History of our Compilers

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The Psion 3a and CPOC

The latest phase in the story is that of CPOC and the Psion 3a. Both of us acquired Psion 3a systems and were rapidly converted to the merits of the Psion 3a. If you would like to know more about the Psion 3a then we suggest that you refer to the Psion home site for more information.

For development tools the Psion 3a does have a built in language called OPL that is really an object oriented Basic. However we were C programmers and wanted that sort of development environment. Psion provide such an environment as the SIBO C SDK that is hosted on a PC, and with which you do cross-development for the Psion. This is a very good SDK, and we bought ourselves a copy. However we still wanted something that would free us from the dependency on the PC. After all the PC would not fit in our pocket! We decided to see if we could use the work we had done to date on compilers and use it as a basis for providing a system that could run purely on the Psion. Thus CPOC was born! For those interested, CPOC was chosen as a play on the two phrases "C in my Pocket" and "EPOC" which is the name of the Psion operating system.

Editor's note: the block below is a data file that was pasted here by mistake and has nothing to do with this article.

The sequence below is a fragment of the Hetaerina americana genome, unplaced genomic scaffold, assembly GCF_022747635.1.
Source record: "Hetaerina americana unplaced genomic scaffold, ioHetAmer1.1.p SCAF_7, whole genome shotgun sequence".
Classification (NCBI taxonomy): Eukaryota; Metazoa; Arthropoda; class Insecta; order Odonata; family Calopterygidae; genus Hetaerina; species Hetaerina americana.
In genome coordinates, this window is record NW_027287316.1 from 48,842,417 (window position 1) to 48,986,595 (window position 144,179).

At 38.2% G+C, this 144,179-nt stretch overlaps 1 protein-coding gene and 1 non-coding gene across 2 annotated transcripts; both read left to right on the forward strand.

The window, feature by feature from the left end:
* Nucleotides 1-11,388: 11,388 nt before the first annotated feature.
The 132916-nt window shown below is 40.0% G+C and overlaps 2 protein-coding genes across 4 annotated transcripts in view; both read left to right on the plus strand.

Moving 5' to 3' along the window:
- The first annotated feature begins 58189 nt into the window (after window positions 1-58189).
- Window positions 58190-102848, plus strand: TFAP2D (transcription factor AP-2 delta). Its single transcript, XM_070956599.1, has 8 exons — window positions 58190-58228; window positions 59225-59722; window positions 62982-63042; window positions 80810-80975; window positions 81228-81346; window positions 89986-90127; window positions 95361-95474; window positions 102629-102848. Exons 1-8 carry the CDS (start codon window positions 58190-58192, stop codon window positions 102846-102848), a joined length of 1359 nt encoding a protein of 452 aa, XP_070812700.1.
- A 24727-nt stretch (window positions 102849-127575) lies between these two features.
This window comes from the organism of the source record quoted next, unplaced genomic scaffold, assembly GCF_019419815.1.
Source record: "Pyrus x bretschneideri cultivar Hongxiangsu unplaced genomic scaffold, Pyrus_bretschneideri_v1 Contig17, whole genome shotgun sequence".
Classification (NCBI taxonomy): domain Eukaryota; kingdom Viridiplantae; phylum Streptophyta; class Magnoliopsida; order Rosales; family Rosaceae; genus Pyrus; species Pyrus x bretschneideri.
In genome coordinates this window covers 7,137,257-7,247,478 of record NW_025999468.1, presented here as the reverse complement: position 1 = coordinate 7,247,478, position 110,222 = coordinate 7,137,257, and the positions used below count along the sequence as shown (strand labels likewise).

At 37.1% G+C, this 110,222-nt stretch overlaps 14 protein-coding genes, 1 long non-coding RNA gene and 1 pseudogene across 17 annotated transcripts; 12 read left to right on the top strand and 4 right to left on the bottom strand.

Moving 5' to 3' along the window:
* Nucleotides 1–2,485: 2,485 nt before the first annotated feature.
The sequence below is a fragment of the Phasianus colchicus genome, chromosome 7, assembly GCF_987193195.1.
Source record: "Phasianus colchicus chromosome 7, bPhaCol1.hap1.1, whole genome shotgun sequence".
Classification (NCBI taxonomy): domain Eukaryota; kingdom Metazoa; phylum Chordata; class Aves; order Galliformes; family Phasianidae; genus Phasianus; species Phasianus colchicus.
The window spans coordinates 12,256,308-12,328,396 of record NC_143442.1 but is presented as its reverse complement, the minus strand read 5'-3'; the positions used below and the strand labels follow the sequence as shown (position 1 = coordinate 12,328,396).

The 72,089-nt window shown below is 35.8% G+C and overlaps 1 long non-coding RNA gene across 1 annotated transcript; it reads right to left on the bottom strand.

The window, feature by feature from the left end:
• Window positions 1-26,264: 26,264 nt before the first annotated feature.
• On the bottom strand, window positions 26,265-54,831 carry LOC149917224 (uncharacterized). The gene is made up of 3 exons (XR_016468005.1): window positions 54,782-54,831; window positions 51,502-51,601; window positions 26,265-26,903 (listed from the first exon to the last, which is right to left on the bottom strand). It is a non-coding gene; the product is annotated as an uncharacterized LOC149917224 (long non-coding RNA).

More detail about CPOC can be obtained in the CPOC specific part of this site. However the major development as far as the compiler was concerned is that we had to add support of generation of code for the 8086 processor. The CPOC phase of our compiler story is still actively evolving. For more information on the detailed status we suggest that you look at the CPOC portion of this site, and in particular you might want to look at the Status of CPOC section.

The work we have done on CPOC has shown at there is another capability that we would like to add to the compiler that would be extremely useful, particularily in CPOC. That is the ability to pass parameters in specified registers instead of using the C convention of passing them on the stack. The TopSpeed compiler supplied with the C SDK can do this, and it allows TopSpeed to generate very small code (which is of paramount importance in the Psion 3a environment). We have not yet added such a capability to our compiler (as we have not yet worked out how to fit it into the current structure of the compiler) but would dearly love to. Such a development would then be carried through to all the other supported environments with similar benefits.

The story so far has made everything seem like a nice linear progression. However the world is not a simple place, and while all the things we have already talked about have been going on there have been other things that have happened either in parallel, or sometimes out on a complete tangent. We cover some of these in the section on Other Strands.

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